Telegrams of congratulations came from all parts of America, Europe, and Asia. A young chemist had made his mark, and how badly he needed it, for DePauw was hard up for funds. Julian needed a job and a living, and American firms and universities with research facilities were reluctant to hire a man of color in those days.
And then came one of those bits of "accidental chemistry" referred to by Prof. Wittig. In attempts to isolate Geneserin, a companion alkaloid of Physostigmine, from the Calabar bean (Physostigma venenosum), Julian had first extracted the oil from this rather lovely bean. The oil had been washed with dilute acid and then with water, and was set aside wet. On examining it some weeks later, glistening small crystals had separated. They were carefully separated from the oil and found to be a hydrate, which upon losing its water, was again soluble in the oil. After careful recrystallization of the minute quantity of dehydrated material, microanalysis showed the formula C29H48O. A literature search showed that it was the sterol, stigmasterol, named after the plant Physostigma venenosum, from which Windaus and Hauth had separated it 29 years before.
About the time of Julian's isolation of the stigmasterol, Fernholz and Butenandt were publishing the first of their epoch-making papers on the preparation of certain sex hormones from this same stigmasterol which they had now separated from soybean oil. Julian wrote the Glidden Company asking for a 5-gallon sample of soybean oil. Imagine his surprise when a vice president of the Glidden Company called him on the long-distance phone, inviting him for an interview, and telling him he was being considered for a research position in Glidden's Soya Products Division in Chicago. The circumstances surrounding this call are of historical significance:
The late Mr. W. J. O'Brien, Glidden Vice-President, tells the story that he had been attending a Board meeting of the Institute of Paper Chemistry at Appleton, Wisconsin. Julian was being discussed for a possible position on the research staff there, thanks to Dean Harry Lewis, who had accepted several of Julian's DePauw students for the Doctorate in Paper Chemistry. The hitch, however, was how he might fare in the community in view of an old statute on the Appleton city books that "No Negro should be bedded or boarded in Appleton overnight." After listening to the discussion, O'Brien said to himself, "If he is half as good as they say he is, I can use him at Glidden. I won't say anything about who he is: I'll just hire him. If I ask about it, get consent and he fails, it will be 'We told you so, Billy.' " So O'Brien slipped out to the telephone and called Julian. After the interview, Julian was hired on the spot as Glidden's Assistant Director of Research of the Soya Products Division.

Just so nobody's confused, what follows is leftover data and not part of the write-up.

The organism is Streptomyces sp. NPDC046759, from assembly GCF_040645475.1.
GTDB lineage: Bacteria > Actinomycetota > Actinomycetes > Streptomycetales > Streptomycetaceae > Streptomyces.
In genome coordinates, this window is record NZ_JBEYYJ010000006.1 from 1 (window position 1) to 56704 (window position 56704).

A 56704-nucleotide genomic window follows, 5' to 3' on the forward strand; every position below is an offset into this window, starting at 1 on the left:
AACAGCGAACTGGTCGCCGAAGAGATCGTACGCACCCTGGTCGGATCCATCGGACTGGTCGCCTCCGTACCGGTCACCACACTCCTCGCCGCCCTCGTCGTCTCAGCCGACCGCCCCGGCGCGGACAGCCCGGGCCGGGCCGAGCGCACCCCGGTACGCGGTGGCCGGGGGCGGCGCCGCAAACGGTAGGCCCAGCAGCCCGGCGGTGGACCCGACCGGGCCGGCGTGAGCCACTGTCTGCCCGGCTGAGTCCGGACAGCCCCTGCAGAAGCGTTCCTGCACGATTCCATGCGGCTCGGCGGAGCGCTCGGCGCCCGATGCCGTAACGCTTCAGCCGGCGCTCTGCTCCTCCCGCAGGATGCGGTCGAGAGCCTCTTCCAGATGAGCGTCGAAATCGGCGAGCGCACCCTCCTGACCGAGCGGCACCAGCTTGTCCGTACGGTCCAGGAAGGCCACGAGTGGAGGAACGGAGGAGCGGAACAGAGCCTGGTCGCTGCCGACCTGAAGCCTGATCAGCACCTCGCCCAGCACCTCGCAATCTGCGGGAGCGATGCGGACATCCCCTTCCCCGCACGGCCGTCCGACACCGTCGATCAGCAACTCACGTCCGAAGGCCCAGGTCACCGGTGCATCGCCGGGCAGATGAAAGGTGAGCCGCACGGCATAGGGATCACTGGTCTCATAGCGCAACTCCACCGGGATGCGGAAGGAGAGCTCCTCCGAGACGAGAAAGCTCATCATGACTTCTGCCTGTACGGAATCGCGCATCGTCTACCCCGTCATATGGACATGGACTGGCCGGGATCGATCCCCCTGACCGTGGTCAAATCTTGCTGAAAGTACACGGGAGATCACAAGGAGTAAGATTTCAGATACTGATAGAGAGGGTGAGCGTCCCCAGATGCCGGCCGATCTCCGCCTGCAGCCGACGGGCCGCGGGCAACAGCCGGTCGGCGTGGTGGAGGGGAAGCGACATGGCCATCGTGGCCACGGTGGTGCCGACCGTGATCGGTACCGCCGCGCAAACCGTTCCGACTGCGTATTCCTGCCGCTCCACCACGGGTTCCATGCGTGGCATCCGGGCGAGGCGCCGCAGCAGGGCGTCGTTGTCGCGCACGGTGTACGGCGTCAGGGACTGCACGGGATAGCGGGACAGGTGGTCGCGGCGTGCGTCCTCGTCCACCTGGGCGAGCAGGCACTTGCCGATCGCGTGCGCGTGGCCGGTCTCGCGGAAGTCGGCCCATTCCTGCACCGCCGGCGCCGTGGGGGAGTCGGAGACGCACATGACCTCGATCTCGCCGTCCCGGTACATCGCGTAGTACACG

On arriving, in 1936, to take up his duties, Julian found that he had been given the title of Director of Research of the Soya Products Division of Glidden. A new plant for the efficient and near quantitative extraction of oil from soybeans had been built by Electro-Chemie in Hamburg, Germany, and was being erected at the Glidden plant. Julian's fluent German stood him in good stead as he had to consult with the large coterie of German technicians, and he was on "24-hour call." He had every reason to forget forever his stigmasterol in the hectic few years following. Here was a stupendous pioneer effort to exploit every ingredient of the soybean. . . .
In his more than 18 years at Glidden, all these problems were solved and the Soya Products Division became Glidden's most profitable single entity. Soya phosphatides became a large commodity on the market and virtually a monopoly of Glidden, culminating in Julian's development of an oil-free granular product stabilized against rancidity, and widely sold today as "Lecithin Granules," a good supplement. Glidden's soya oil became a preferred product. Durkee's edible emulsifiers opened up a new era in liquid shortening, and Julian found himself one day also Director of Research for the Durkee Famous Foods Division of Glidden, an added job, and importantly soybean meal became an ingredient of nearly all animal feed, poultry feed now containing as much as 35%. One of the most enthusiastic and hard-hitting crews ever to man an industrial laboratory in a young enterprise surrounded him. Names like Levinson, Wilhelm, Engstron, Oberg (now of Carnation Milk), Karpel, Circle, Bain, Malter, Cole, Meyer, Magnani, Iveson, Herness, Ryden, Printy, and others appeared on the more than 100 patents applied for.
O'Brien's protein plant became a reality, with Julian in the early days functioning as engineer, chemist, researcher, and salesman. Today that plant (now owned by the Central Soya Co.) produces about 40 tons daily, and the protein has a world-wide sale. This remains the world's first and largest isolation and production of a relatively pure vegetable protein on a massive scale. And there was no small amount of chemistry involved, the ultimate secret being Julian's laboratory adjustment of the size of the soya protein micelle or molecule to fit particular applications, entailing countless electrophoresis and ultracentrifugal studies.